A 250 μL syringe was rinsed at least three times with a solution blank, such as for example a solution without bovine insulin present and including approximately 1% by volume acetic acid in a mixture of 1:1 DDW/methanol by volume. The 250 μL syringe was rinsed at least three times with the running solution before filling the 250 μL syringe with the running solution for analysis. The 250 μL syringe served as the sample reservoir 174 of FIG. 7, which was in fluid communication with the electrospray needle 172 via the liquid delivery capillary 170 for transferring the running solution from the 250 μL syringe to the electrospray needle 172. The electrospray needle 172 was prepared using a new piece of fused silica capillary of approximately 50 cm in length and having a 50 μm inner diameter and a 180 μm outer diameter, which was fit into a 10-cm long stainless steel capillary having a 200 μm inner diameter and 430 μm outer diameter, and allowed to protrude about 1 mm beyond the end of the stainless steel. This stainless steel capillary, in turn, protruded about 5 mm beyond the end of a larger stainless steel capillary of 15 cm in length with a 500 μm inner diameter and a 1.6 mm outer diameter, that was used for structural support and application of the high voltage necessary for electrospray. A Harvard® Apparatus Model 22 syringe pump (not shown) was used to deliver the solution from the 250 μL syringe to the end of the fused silica capillary at a flow rate of 1 μL/min. Prior to analyzing the running solution, the ionization source 72 was flushed with a solution blank at a flow rate of 1 μL/min for 10 minutes.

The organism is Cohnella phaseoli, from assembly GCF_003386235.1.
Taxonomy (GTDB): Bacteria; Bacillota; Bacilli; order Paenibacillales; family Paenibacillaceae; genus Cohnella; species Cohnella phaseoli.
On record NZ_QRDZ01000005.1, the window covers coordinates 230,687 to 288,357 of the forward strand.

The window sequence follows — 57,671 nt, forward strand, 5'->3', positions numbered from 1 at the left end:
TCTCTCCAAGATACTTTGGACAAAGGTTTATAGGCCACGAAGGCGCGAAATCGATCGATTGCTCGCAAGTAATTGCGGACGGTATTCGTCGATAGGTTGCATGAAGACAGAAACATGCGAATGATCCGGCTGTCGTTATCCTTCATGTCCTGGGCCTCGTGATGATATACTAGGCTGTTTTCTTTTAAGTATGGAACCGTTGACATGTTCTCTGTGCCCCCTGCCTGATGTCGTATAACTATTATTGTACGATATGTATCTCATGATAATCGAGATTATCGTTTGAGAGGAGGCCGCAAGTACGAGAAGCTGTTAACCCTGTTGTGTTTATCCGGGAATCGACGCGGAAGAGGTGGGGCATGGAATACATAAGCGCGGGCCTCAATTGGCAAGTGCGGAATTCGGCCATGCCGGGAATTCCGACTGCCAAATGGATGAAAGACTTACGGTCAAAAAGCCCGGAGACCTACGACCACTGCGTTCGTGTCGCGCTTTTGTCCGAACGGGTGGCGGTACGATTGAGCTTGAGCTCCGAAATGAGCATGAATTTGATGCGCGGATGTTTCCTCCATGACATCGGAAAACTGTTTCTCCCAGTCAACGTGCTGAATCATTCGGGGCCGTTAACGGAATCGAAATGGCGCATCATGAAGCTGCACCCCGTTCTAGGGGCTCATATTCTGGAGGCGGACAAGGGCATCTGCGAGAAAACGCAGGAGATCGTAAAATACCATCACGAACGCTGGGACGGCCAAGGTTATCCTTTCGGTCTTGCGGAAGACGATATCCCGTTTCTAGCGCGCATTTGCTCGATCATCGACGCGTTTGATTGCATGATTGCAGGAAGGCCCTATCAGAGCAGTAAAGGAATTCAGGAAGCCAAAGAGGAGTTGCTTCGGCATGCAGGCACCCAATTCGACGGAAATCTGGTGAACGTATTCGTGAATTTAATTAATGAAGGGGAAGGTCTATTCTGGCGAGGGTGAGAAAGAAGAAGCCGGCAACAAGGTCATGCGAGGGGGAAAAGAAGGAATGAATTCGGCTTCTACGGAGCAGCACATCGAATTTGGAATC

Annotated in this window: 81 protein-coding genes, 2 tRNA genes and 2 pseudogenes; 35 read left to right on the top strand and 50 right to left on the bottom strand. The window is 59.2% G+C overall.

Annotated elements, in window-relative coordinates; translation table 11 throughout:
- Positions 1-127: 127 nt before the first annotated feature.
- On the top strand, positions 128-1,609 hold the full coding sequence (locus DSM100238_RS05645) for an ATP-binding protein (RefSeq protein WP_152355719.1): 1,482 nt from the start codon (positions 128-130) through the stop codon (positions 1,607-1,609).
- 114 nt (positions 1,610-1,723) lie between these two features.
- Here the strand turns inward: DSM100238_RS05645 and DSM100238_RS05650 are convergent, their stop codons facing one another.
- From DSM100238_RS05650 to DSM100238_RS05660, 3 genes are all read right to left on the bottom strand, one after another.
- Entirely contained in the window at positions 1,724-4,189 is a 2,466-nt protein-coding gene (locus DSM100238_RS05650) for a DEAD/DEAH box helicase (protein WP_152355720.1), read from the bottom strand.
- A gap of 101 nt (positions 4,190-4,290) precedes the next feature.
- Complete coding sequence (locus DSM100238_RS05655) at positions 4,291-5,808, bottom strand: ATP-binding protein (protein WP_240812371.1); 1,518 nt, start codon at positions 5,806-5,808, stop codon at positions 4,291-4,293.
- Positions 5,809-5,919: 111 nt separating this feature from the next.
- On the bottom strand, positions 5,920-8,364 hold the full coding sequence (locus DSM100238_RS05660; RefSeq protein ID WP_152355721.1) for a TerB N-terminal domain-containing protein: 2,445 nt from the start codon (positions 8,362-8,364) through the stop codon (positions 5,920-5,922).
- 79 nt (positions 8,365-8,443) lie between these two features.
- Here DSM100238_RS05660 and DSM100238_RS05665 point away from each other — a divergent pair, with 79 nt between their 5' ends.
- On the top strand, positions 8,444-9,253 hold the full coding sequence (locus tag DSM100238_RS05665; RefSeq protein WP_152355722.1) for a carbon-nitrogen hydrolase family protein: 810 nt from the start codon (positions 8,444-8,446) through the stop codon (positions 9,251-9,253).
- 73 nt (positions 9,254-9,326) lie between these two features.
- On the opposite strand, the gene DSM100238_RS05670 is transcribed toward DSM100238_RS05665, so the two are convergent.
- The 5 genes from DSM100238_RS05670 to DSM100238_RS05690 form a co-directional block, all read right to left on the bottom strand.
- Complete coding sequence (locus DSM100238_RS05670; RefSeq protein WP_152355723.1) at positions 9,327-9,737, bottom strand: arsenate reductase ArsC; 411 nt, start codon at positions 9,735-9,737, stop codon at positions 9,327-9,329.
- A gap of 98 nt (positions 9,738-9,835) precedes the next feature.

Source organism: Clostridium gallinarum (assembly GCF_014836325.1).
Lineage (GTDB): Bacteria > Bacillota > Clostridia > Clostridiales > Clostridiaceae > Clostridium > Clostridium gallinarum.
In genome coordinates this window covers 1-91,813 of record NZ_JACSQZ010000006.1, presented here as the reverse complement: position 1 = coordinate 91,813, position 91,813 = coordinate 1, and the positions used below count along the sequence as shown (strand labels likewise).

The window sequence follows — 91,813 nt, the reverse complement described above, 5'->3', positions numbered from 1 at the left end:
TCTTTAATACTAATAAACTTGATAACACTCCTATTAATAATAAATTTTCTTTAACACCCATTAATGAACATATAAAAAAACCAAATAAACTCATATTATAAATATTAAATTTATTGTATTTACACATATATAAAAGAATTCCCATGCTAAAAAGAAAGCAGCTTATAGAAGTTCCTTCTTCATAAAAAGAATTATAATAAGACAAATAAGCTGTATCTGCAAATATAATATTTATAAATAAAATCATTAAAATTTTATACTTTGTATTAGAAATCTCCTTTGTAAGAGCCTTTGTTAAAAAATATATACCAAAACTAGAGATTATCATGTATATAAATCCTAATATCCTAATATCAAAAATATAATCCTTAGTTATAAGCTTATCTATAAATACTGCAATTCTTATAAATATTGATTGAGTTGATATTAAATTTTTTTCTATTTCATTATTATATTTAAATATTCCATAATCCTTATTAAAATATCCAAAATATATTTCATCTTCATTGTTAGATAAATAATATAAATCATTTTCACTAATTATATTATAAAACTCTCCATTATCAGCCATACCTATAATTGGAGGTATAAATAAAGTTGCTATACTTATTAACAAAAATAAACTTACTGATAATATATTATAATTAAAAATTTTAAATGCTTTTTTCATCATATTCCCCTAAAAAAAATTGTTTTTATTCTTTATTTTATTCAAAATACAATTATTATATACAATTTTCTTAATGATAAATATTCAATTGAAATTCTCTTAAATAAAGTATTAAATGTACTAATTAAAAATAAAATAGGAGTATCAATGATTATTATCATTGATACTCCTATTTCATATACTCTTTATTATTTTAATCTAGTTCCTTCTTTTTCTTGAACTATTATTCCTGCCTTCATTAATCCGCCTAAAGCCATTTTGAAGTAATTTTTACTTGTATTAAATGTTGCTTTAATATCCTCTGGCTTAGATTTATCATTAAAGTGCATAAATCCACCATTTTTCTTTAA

The tip of the electrospray needle 172 was placed approximately 1 cm away from, and slightly off-centre at an angle of approximately 45 degrees to, the curtain plate electrode 156 of the electrospray ionization source 72 of FIG. 7. Such an orientation of the electrospray needle 172 avoids the transfer of large droplets into the FAIMS analyzer region 146. The electrospray needle 172 was held at approximately 4000 V generating a current of about 180 nA for the running solution. To optimize the electrospray process, the distance that the fused silica capillary protruded from the 10 cm long stainless steel capillary was adjusted until the current was stable at a value near 180 nA. The voltage applied to the curtain plate electrode 156 was 1000 V and the curtain plate electrode 156 was isolated from the FAIMS outer electrode 142. The outer electrode 142 made electrical contact with the orifice plate 162 of the mass spectrometer, which were both held at +20 V. The FAIMS 70 was operated in P2 mode; that is to say the asymmetric waveform has a negative DV value. The width of the FAIMS analyzer region 146 was approximately 1.5 mm, and the width of an extraction region intermediate the curved surface terminus 148 of the inner electrode 140 and the ion outlet orifice 152 was approximately 1.7 mm.